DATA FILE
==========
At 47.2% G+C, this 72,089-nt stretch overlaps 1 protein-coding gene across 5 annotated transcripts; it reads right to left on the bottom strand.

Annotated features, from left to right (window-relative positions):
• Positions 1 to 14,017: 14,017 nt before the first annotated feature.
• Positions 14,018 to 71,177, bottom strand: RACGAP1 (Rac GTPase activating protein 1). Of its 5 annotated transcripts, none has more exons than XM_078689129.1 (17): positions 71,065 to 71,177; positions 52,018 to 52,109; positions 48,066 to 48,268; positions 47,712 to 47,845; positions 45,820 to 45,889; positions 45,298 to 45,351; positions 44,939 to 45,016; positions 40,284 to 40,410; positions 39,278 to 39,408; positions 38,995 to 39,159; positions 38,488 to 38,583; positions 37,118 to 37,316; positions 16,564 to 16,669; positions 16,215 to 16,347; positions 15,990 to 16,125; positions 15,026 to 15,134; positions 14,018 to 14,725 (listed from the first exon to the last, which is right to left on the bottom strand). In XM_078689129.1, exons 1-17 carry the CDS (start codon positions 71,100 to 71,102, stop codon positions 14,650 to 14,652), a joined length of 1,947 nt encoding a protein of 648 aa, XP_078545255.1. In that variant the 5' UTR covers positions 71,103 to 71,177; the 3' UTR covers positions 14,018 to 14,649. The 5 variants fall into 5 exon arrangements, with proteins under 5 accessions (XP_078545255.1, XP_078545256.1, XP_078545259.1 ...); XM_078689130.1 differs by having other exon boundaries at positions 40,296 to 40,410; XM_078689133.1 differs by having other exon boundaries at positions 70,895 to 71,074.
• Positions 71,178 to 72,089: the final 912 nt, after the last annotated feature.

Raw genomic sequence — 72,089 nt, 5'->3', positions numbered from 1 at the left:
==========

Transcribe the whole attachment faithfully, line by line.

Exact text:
At 47.2% G+C, this 72,089-nt stretch overlaps 1 protein-coding gene across 5 annotated transcripts; it reads right to left on the bottom strand.

Annotated features, from left to right (window-relative positions):
• Positions 1 to 14,017: 14,017 nt before the first annotated feature.
• Positions 14,018 to 71,177, bottom strand: RACGAP1 (Rac GTPase activating protein 1). Of its 5 annotated transcripts, none has more exons than XM_078689129.1 (17): positions 71,065 to 71,177; positions 52,018 to 52,109; positions 48,066 to 48,268; positions 47,712 to 47,845; positions 45,820 to 45,889; positions 45,298 to 45,351; positions 44,939 to 45,016; positions 40,284 to 40,410; positions 39,278 to 39,408; positions 38,995 to 39,159; positions 38,488 to 38,583; positions 37,118 to 37,316; positions 16,564 to 16,669; positions 16,215 to 16,347; positions 15,990 to 16,125; positions 15,026 to 15,134; positions 14,018 to 14,725 (listed from the first exon to the last, which is right to left on the bottom strand). In XM_078689129.1, exons 1-17 carry the CDS (start codon positions 71,100 to 71,102, stop codon positions 14,650 to 14,652), a joined length of 1,947 nt encoding a protein of 648 aa, XP_078545255.1. In that variant the 5' UTR covers positions 71,103 to 71,177; the 3' UTR covers positions 14,018 to 14,649. The 5 variants fall into 5 exon arrangements, with proteins under 5 accessions (XP_078545255.1, XP_078545256.1, XP_078545259.1 ...); XM_078689130.1 differs by having other exon boundaries at positions 40,296 to 40,410; XM_078689133.1 differs by having other exon boundaries at positions 70,895 to 71,074.
• Positions 71,178 to 72,089: the final 912 nt, after the last annotated feature.

Raw genomic sequence — 72,089 nt, 5'->3', positions numbered from 1 at the left: